Batman and Robin #1
Written by Peter J. Tomasi; Art and cover by Patrick Gleason and Mick Gray
Sep 16, 2011 Web Exclusive
One of the most-anticipated New 52 titles this week is the new Batman and Robin, which continues the excellent series launched by Grant Morrison. Lapsed Batman fans hoping to jump into this title with a quick introductory story or narration bubble might be left in the dust. Longtime fans will get what they paid for: a dark-yet-garish story starring Batman (Bruce Wayne takes back the mantle from Dick Grayson) and his bratty son, Damian Wayne, as Robin.
Oh man. Damian is still a pain in the ass and I love it. His temperament always reads like a Molotov cocktail of previous Robins. He claims to be "light-years ahead of all the past Robins in skills and training," but his actions are often selfish and brash. When Grayson was Batman, Damian had no respect for him, and told him that he needs to earn it if he wants his respect. Now we see the roles are reversed when Bruce is back. Writer Peter Tomasi (Green Lantern Corps, Nightwing) writes some great actions and dialogue for this father-and-son duo. For example, when Bruce goes to wake up Damian for their nightly patrol of Gotham, he shoots up his fist from the bed sheets as if he's fighting off an attacker. It's a nice character detail for a kid that was raised by Talia Al-Ghul and the League of Assassins.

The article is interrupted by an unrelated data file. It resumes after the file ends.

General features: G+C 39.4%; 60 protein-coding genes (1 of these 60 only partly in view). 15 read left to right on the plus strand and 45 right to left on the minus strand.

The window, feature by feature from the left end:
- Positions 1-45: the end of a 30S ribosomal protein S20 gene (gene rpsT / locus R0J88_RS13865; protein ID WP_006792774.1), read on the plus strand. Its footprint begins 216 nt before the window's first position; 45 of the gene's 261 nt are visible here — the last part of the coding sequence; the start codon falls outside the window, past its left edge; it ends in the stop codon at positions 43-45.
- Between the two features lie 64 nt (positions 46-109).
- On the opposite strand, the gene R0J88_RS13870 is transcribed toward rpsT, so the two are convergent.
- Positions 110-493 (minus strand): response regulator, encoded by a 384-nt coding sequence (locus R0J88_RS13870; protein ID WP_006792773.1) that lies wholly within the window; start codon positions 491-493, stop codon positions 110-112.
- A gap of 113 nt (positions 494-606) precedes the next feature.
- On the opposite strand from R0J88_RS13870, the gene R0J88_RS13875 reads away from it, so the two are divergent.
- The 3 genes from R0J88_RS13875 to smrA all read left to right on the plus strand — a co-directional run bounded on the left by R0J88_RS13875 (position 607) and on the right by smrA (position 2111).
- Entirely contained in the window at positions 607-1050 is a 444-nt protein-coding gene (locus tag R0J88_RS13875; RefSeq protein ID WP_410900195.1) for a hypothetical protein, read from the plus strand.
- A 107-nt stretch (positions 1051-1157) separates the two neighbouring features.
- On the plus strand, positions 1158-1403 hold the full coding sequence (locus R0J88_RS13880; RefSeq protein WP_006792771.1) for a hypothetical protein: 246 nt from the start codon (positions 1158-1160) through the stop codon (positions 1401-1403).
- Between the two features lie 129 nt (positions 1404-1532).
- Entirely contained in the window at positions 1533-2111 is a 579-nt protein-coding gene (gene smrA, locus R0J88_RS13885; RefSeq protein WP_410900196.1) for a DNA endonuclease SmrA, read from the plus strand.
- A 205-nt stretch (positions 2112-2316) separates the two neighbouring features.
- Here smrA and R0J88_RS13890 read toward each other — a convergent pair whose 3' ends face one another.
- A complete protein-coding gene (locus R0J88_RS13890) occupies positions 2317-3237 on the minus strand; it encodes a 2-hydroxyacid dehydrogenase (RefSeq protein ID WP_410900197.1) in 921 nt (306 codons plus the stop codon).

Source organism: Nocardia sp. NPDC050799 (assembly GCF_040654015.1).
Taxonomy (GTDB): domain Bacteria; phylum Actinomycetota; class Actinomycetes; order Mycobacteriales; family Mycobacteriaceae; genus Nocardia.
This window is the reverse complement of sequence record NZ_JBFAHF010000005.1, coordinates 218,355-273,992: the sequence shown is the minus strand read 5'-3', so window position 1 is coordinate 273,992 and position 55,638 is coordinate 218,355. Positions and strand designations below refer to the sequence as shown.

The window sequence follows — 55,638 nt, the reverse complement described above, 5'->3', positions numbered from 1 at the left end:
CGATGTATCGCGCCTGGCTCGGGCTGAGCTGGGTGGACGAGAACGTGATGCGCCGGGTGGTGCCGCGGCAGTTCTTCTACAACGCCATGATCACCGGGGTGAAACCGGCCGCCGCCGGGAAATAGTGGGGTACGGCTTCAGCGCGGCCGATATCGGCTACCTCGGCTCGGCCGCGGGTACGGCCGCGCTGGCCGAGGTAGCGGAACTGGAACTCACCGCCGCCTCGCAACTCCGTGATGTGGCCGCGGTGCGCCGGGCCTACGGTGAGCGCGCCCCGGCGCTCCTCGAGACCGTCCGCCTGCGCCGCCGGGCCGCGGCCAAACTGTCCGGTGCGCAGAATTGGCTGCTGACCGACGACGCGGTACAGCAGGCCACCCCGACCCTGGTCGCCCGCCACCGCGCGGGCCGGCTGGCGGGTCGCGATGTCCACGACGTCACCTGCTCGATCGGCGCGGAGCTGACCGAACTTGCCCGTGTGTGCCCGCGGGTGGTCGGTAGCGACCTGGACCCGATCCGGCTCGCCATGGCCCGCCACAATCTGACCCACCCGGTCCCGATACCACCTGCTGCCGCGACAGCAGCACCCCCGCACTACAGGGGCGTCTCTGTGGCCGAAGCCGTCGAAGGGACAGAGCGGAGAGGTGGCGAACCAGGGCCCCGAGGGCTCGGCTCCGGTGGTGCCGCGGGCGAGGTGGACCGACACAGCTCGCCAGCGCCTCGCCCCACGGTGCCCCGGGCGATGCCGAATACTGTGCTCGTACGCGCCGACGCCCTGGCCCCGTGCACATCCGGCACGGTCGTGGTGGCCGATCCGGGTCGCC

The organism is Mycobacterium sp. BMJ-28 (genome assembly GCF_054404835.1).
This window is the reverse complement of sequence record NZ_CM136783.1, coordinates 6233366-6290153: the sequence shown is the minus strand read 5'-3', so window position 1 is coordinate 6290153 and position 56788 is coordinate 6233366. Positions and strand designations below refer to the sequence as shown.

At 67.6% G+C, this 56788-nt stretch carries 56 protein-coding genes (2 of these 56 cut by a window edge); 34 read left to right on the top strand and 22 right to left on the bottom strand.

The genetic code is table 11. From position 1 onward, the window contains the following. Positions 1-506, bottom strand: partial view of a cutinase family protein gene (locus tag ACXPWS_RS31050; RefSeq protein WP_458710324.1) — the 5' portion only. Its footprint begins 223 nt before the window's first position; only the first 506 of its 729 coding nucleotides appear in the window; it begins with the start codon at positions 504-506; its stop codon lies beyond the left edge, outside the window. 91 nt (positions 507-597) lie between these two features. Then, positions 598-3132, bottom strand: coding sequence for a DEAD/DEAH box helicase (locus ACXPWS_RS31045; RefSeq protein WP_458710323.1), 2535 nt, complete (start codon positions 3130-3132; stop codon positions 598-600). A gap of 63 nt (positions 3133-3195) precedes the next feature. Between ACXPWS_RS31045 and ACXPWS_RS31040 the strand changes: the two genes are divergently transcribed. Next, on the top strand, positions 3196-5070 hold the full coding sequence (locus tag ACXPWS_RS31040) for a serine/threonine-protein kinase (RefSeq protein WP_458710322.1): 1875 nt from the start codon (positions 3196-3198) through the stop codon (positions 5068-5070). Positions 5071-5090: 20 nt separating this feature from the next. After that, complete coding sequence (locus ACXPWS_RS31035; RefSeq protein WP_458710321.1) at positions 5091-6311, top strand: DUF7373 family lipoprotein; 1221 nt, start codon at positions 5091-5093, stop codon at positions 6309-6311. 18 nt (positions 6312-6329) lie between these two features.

This debut issue opens with Bruce finding out that Crime Alley, where his parents were murdered, is being bulldozed for condos. He decides to stop grieving their death and start celebrating their life, more specifically their wedding day. It's a good change of pace for a character that seems rejuvenated since his return from the timestream. He's not fooling around, especially when it comes to his unruly son. Their arguments have the potential to grow old very fast. Thankfully, they remain pleasing to read in this issue.
Paul Gleason's (Green Lantern Corps) pencils are a moody mix of realism and cartoony styles. Colorist John Kalisz (Detective Comics, JSA, Hawkman) is a little monochromatic at times. The pivotal scenes really jump off the page, though. The inking from Mick Gray (Hawkman, Supergirl and the Legion of Super-Heroes) is spot-on, especially in scenes involving a new villain called The Nobody. He seems like a baddie that would fit into Morrison's Bat-universe, but he's Tomasi and Gleason's creation. The Nobody is hunting down the Batmen of the world (see: Batman, Inc.). In this issue, an unnamed Russian representative meets a grisly death. Everything seems status quo in Gotham City and yet it's not.
Author rating: 7/10
Average reader rating: 6/10